After 25 years as a star, John Cusack has seen the movie industry’s dark side close up – from its misogyny to its treatment of young actors. His new film, Maps to the Stars, is brutally honest, he says
A couple of summers ago, John Cusack was at a baseball game, watching the Chicago White Sox play.
“In the next box over there was a gorgeous girl – young, but she was looking right at me,” he says. I went to go to the bathroom and I saw her get up. I thought: ‘Ohhhh … she’s going to come and meet me and I’m gonna … you know …’ I was going to be really flattered. And she was, like: ‘I have to take a picture of you! You’re my mom’s favourite actor.”
And so it goes. The twentysomethings crushing on Cusack in 1989 have become mothers. Their daughters weren’t raised on Say Anything’s boombox scene. They knew him from the iffy rom-coms, corny psychological thrillers – or simply because Mom was a big fan.
The baseball scene is one that could have been plucked from Maps to the Stars, featuring Cusack as a millionaire self-help guru. David Cronenberg’s first film shot in the US, Maps is a fever dream of modern celebrity. A savage Hollywood takedown that riles the studio system for its absurdity, then vilifies those obsessed with fame. It’s also an ensemble drama parading some of the biggest names in Hollywood: Cusack, Robert Pattinson, Julianne Moore, Mia Wasikowska. They promote the film as every other: by walking the carpet, smiling into flashbulbs and holing up in hotel suites to tell journalists about the real, fake Hollywood behind the fake, fake one. Sometimes the parallels become so close the lines start to blur.
At 48, Cusack looks pretty much as he did onscreen in the 80s, or 90s, or any time since. He’s hangdog but amiable, folded into the sofa with one leg propped on the coffee table. He wears a long black overcoat and black jeans with a rip in the knee. There’s an air of benign tolerance, just like in the movies. He sporadically breaks into a smile, which seems to surprise him as much as me. The only anomaly – the detail the screenwriter would snip for being too out of character – is the e-cigarette. I had read Cusack liked a cigar, which would seem more fitting. Instead this blue pipe waves around the eyeline, letting out tiny guffs of odour-free smoke.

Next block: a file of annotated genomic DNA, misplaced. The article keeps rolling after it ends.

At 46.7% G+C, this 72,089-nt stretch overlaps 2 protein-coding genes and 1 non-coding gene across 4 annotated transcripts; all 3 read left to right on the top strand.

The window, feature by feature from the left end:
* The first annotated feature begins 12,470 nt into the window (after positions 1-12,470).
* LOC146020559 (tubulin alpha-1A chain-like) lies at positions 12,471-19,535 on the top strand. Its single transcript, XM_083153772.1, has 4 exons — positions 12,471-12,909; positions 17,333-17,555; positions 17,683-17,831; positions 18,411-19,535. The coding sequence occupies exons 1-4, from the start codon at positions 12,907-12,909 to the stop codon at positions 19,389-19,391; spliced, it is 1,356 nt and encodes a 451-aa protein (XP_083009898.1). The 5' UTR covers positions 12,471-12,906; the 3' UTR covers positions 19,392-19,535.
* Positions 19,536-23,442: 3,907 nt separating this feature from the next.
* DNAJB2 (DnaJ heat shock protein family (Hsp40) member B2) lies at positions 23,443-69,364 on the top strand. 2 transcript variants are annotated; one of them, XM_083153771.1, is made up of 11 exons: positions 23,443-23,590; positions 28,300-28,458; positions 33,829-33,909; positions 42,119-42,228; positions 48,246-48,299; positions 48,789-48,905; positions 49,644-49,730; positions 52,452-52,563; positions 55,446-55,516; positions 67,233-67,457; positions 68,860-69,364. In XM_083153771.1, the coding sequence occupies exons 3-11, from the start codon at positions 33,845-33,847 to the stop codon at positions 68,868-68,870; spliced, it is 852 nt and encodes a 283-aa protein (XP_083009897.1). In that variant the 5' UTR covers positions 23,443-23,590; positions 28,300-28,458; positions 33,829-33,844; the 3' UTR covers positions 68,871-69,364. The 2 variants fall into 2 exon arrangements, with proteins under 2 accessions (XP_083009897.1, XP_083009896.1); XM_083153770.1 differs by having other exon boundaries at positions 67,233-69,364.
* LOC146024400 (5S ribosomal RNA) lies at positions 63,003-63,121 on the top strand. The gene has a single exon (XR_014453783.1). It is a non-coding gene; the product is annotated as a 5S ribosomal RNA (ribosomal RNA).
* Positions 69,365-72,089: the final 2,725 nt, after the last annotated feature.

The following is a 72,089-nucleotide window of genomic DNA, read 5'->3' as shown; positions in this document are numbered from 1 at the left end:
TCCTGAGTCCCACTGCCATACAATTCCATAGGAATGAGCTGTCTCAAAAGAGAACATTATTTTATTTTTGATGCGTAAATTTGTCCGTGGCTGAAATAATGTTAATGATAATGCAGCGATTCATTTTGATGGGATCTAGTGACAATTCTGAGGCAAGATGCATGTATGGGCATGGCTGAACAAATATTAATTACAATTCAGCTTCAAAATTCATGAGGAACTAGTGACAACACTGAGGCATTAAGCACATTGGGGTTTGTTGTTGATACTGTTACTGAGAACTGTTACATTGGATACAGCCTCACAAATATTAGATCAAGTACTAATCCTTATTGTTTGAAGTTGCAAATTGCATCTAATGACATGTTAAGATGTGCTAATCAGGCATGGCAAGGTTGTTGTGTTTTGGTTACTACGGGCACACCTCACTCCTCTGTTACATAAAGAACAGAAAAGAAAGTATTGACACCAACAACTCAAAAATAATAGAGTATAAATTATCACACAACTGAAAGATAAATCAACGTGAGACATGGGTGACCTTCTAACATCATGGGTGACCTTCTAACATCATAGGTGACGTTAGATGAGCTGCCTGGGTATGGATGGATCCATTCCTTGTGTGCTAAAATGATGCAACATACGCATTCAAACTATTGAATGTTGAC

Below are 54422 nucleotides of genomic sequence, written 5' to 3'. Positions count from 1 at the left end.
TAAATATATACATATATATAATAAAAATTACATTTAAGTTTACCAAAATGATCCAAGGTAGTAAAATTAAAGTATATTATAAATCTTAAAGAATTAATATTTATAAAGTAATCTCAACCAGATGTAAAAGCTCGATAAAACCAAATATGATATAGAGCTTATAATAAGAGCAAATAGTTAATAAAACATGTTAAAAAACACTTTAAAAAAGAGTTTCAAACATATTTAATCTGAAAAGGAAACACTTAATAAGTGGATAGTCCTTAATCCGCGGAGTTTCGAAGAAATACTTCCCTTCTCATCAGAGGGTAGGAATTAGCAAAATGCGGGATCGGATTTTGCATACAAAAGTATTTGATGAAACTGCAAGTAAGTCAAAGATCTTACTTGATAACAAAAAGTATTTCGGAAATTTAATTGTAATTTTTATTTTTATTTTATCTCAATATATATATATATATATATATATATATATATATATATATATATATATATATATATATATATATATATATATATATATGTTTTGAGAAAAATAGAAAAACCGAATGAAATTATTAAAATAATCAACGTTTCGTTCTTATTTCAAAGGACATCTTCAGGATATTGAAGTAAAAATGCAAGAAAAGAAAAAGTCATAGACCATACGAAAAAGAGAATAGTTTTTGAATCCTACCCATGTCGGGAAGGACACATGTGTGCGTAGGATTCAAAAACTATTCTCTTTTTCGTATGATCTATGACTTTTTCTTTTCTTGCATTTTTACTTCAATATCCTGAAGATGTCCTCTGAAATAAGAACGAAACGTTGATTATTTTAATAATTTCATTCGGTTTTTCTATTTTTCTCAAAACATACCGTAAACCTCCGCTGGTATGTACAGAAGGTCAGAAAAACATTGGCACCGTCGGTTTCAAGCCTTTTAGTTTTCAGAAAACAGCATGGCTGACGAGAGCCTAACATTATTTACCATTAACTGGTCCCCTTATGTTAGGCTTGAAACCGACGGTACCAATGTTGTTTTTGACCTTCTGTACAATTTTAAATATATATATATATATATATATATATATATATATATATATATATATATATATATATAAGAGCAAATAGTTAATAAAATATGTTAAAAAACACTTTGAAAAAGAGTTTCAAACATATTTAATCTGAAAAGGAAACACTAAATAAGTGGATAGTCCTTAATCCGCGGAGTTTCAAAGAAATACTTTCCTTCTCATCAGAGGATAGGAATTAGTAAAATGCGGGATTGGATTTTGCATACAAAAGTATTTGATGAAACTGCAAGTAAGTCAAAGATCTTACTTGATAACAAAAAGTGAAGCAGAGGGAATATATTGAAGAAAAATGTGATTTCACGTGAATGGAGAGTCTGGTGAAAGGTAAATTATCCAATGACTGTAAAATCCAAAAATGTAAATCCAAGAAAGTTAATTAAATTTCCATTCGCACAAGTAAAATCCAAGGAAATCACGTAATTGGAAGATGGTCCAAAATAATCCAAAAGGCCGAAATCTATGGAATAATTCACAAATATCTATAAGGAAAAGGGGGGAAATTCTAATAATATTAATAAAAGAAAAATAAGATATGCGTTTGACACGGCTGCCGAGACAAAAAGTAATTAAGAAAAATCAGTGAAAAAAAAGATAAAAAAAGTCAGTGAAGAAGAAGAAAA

In Maps, Cusack plays Stafford Weiss, a therapist who got rich off a cocktail therapy (one part Freudian psychoanalysis, one part deep-tissue massage, a generous measure of bullshit) that’s guzzled by the showbiz elite. They want a quick fix for their deep insecurities. Stafford lays his hands on his followers and kneads out emotional pain. “You saw heavy combat as a child,” he tells Havana Segrand (Moore), a faded fortysomething star who weeps her mommy issues into a yoga mat. “If we can name it, we can shame it.”
“LA seems to be a place where a guy can say he’s a ‘life-coach-channeller-masseur’,” says Cusack. “It just seems to be ripe with all these frontier crazies. People are looking to turn their pain into beautiful art, but they also want to be famous. And there’s so much money – so of course all the predators come in.”
Age is currency in the Hollywood of Maps. Stafford’s 13-year-old actor son, Benji, holds a studio to ransom over the pay deal for the next instalment of his “Bad Babysitter” franchise. A 26-year-old actress is “menopausal” according to her teenage co-stars. Havana Segrand is losing her mind because her credit’s running out. The film’s writer, Bruce Wagner, has dismissed the idea that Maps is satire. He has, he claims, heard every line of the script said in earnest.
Which bits of the film reflect Cusack’s own experience? “Almost everything,” he says.
“I got another 15, 20 years before they say I’m old. For women it’s brutal. Bruce’s thing about if you’re 26, you’re menopausal? It’s only absurd because it’s a little bit further than the truth.”
“I have actress friends who are being put out to pasture at 29. They just want to open up another can of hot 22. It’s becoming almost like kiddie porn. It’s fucking weird.”
Cusack, born and raised in Evanston, Illinois, made his film debut at 16, was recognisable by 18 and a star by 22. He cut his teeth at the Piven Theatre Workshop, founded by theatre directors Joyce and Byrne Piven, the parents of Entourage star Jeremy (a childhood friend and regular co-star). He found a role in film as a teen idol when John Hughes and Rob Reiner required his puppyish charm for a bit-part in Sixteen Candles and the lead in The Sure Thing respectively. It was luck, he’s said: “I was 16 when they wanted to make films about 16-year-olds in Chicago.”
He became iconic thanks to Say Anything, Cameron Crowe’s first film. Cusack played Lloyd Dobler, the high-school slacker determined to romance Diane Court, the cosseted class valedictorian. Lloyd – long overcoat, benign demeanour, lovely smile – shepherded Diane through her first house party, was sweet to the clients at her dad’s retirement home. Diane fell for Lloyd. The public fell for Lloyd. And Cusack.